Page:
Gratefully, there were many more within Phillips County that saw, what I may have not at the time, an entrepreneurial spirit, in myself.  To them I say “Thank you!”, and you know who you are!  Business owners, residents, teachers and parents, all us have had our own mentors that have inspired us to become leaders for our community.  At this time in our country when entrepreneurism and foundational truths are mocked, we all need to realize that our youth is looking for someone to be their mentor.  If they know and understand that running a business is challenging, but very gratifying; they will consider pursuing that path.   If they are encouraged and supported in their defeats, that is ok to lose a battle, from time to time, but you must always focus on winning the war (long term goal).   Encourage someone that may be considering a move back into the area and given them an inspirational boost of support.  Especially now, I am sure they probably need it.  I will leave with two thoughts.  May everyone enjoy their celebration of our independence as a nation on July 4 AND, may all our new citizens moving back to the area have strong mentorship (through you) to become business owners, community supporters and servant leaders.

Entrepreneurial Center to Host a Grant Writing Workshop

The Entrepreneurial Center in Phillipsburg, will be holding a grant writing workshop  on July 7th from 9 am until 3 pm.  Topics will include, Start with the Basics, Narrative is Key, Research Ideas, Grant Projects Welcome and Questions and Answers.  Pre-registration is required.  Fee is $20.00 and includes lunch.  This class is funded by the USDA Rural Development  RBEG Grant.  For more information, contact Juanita Brown, Director for the Entreprenurial Center at 785-540-4110 or email at ecenter@ruraltel.net.

EBE Program

The EBE Program of Phillips County has been a strong stimulus to the local economy This program helps financially support new and existing businesses with items needed in the area of (building structure, equipment and marketing). Over the course of 13 months, this program has given support toward 8 businesses in the amount of around $210,000. As this program offers cost-sharing (a grant) , it allows for entrepreneurial businesses, to have a better chance to expand and grow, but also enabling needed businesses to improve their services and maintain employees. These 8 businesses that PCED has assisted through this program, has preserved 7 jobs and added 25.5 jobs to the area. Calculating the economic benefit from these jobs over a course of one year attribute around $800,000 dollars in salaries to the area. Also, the cost share (investment) match required by the businesses in their projects added another 1.1 million to the local economy. By dividing salaries as a base for comparison against the PCED EBE program funds given toward the business, you can get a simple cost benefit ratio. Having a 2 to 1 ratio for the short term is a great usage of funds. The simple cost benefit ratio for this program, using only salary for created and retained jobs produces a 4 to 1 ratio.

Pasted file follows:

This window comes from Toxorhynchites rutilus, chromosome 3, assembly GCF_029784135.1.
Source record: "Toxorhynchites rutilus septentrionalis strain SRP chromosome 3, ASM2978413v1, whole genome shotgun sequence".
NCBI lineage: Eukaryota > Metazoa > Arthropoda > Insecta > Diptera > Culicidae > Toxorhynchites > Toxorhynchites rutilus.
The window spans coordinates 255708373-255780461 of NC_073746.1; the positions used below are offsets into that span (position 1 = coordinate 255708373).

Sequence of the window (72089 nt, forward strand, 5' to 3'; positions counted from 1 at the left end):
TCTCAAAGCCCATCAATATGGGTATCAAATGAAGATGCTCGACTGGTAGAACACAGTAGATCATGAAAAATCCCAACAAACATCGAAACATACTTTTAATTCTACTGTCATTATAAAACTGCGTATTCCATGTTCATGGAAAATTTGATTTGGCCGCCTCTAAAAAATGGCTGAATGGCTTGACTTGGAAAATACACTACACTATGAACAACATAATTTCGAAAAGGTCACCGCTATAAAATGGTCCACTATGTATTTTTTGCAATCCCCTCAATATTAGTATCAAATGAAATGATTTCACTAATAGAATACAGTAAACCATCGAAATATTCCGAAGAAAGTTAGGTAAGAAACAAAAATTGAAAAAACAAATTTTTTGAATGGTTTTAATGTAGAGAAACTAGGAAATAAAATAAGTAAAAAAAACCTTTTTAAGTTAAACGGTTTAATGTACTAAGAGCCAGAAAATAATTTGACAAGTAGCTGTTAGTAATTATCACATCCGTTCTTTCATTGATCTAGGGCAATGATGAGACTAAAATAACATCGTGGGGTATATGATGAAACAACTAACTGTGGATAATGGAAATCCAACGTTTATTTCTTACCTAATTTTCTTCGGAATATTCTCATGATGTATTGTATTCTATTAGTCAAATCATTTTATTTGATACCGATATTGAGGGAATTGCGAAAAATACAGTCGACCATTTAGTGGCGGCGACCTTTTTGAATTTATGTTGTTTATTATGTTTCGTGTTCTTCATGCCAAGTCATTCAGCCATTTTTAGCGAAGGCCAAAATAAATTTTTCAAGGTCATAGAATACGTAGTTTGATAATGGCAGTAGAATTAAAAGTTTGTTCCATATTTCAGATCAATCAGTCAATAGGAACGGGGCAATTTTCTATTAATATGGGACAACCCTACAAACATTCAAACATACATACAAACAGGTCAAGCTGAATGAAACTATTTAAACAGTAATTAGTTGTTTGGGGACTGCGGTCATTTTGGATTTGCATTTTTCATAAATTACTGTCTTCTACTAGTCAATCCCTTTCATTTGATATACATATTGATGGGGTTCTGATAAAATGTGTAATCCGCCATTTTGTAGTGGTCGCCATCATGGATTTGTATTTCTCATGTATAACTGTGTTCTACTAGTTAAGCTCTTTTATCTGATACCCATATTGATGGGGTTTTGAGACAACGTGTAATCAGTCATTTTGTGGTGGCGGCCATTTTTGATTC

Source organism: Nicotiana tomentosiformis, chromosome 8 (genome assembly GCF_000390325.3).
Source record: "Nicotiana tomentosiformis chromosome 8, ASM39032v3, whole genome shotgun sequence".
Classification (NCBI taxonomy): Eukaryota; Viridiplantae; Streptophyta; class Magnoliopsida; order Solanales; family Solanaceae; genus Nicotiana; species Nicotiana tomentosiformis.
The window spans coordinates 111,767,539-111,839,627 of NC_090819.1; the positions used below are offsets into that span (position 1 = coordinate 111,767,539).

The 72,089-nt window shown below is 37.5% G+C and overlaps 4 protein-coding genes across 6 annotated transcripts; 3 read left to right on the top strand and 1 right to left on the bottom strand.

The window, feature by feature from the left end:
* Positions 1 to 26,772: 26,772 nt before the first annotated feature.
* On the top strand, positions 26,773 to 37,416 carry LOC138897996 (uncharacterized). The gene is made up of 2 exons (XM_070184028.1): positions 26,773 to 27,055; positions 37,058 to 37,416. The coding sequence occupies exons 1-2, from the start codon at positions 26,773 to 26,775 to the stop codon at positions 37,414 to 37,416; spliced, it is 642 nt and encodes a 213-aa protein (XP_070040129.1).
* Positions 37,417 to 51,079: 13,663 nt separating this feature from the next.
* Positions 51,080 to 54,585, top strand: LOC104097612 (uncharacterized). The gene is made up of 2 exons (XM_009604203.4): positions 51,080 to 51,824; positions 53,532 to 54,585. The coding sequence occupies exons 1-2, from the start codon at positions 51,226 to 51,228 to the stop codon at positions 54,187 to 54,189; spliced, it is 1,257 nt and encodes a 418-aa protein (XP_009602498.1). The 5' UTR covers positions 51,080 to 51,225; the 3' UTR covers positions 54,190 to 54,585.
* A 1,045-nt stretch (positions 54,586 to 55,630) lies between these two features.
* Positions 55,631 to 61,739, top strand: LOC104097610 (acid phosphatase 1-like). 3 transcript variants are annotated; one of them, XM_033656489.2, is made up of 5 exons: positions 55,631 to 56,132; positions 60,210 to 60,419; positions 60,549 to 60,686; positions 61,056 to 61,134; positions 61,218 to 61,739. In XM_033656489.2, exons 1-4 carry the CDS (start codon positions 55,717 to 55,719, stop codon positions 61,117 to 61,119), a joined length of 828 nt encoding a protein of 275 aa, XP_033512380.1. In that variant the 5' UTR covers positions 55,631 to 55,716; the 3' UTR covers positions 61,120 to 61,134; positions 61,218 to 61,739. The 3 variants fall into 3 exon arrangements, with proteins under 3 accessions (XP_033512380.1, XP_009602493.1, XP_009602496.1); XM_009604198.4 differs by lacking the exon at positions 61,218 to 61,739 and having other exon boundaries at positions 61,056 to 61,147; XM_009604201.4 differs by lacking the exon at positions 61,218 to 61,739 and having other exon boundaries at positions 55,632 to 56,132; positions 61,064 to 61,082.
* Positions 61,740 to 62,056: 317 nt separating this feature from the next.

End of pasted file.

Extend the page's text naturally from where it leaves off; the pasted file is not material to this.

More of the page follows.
We have had many positive comments on this program from those businesses that have used it, but in many respects, this program is not well known or used. I encourage you to turn to the local incentives page for more information on the EBE program. If you have any questions, please contact the PCED staff at 785-543-5809.